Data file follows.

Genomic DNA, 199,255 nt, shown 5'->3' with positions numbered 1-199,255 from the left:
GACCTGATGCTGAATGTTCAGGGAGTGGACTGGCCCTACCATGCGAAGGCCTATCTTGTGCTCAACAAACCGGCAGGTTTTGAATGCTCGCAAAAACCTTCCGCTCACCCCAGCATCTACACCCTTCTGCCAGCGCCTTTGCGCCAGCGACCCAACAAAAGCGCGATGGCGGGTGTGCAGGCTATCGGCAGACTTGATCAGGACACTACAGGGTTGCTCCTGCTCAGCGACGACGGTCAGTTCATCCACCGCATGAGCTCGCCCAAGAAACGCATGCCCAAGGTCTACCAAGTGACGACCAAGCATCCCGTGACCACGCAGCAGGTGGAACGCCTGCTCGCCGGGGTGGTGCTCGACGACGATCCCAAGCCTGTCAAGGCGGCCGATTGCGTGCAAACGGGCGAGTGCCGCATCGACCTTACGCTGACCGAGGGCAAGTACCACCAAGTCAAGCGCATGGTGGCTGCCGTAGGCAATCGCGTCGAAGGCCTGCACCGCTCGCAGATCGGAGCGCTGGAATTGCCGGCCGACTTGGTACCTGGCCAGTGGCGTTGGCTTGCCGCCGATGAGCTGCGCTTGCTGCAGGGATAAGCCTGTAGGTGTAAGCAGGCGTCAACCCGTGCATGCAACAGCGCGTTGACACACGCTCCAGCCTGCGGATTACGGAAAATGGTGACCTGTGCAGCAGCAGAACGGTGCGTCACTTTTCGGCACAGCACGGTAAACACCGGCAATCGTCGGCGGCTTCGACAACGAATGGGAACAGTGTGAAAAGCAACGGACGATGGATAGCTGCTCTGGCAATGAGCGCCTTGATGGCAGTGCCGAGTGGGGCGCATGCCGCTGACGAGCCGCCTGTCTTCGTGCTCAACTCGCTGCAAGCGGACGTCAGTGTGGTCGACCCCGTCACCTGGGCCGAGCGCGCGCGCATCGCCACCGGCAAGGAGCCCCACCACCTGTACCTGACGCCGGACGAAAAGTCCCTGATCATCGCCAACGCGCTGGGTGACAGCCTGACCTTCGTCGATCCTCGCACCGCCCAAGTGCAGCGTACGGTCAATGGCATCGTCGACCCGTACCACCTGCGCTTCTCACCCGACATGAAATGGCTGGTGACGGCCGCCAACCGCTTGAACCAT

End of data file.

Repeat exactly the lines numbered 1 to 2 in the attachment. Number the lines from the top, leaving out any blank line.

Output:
Genomic DNA, 199,255 nt, shown 5'->3' with positions numbered 1-199,255 from the left:
GACCTGATGCTGAATGTTCAGGGAGTGGACTGGCCCTACCATGCGAAGGCCTATCTTGTGCTCAACAAACCGGCAGGTTTTGAATGCTCGCAAAAACCTTCCGCTCACCCCAGCATCTACACCCTTCTGCCAGCGCCTTTGCGCCAGCGACCCAACAAAAGCGCGATGGCGGGTGTGCAGGCTATCGGCAGACTTGATCAGGACACTACAGGGTTGCTCCTGCTCAGCGACGACGGTCAGTTCATCCACCGCATGAGCTCGCCCAAGAAACGCATGCCCAAGGTCTACCAAGTGACGACCAAGCATCCCGTGACCACGCAGCAGGTGGAACGCCTGCTCGCCGGGGTGGTGCTCGACGACGATCCCAAGCCTGTCAAGGCGGCCGATTGCGTGCAAACGGGCGAGTGCCGCATCGACCTTACGCTGACCGAGGGCAAGTACCACCAAGTCAAGCGCATGGTGGCTGCCGTAGGCAATCGCGTCGAAGGCCTGCACCGCTCGCAGATCGGAGCGCTGGAATTGCCGGCCGACTTGGTACCTGGCCAGTGGCGTTGGCTTGCCGCCGATGAGCTGCGCTTGCTGCAGGGATAAGCCTGTAGGTGTAAGCAGGCGTCAACCCGTGCATGCAACAGCGCGTTGACACACGCTCCAGCCTGCGGATTACGGAAAATGGTGACCTGTGCAGCAGCAGAACGGTGCGTCACTTTTCGGCACAGCACGGTAAACACCGGCAATCGTCGGCGGCTTCGACAACGAATGGGAACAGTGTGAAAAGCAACGGACGATGGATAGCTGCTCTGGCAATGAGCGCCTTGATGGCAGTGCCGAGTGGGGCGCATGCCGCTGACGAGCCGCCTGTCTTCGTGCTCAACTCGCTGCAAGCGGACGTCAGTGTGGTCGACCCCGTCACCTGGGCCGAGCGCGCGCGCATCGCCACCGGCAAGGAGCCCCACCACCTGTACCTGACGCCGGACGAAAAGTCCCTGATCATCGCCAACGCGCTGGGTGACAGCCTGACCTTCGTCGATCCTCGCACCGCCCAAGTGCAGCGTACGGTCAATGGCATCGTCGACCCGTACCACCTGCGCTTCTCACCCGACATGAAATGGCTGGTGACGGCCGCCAACCGCTTGAACCAT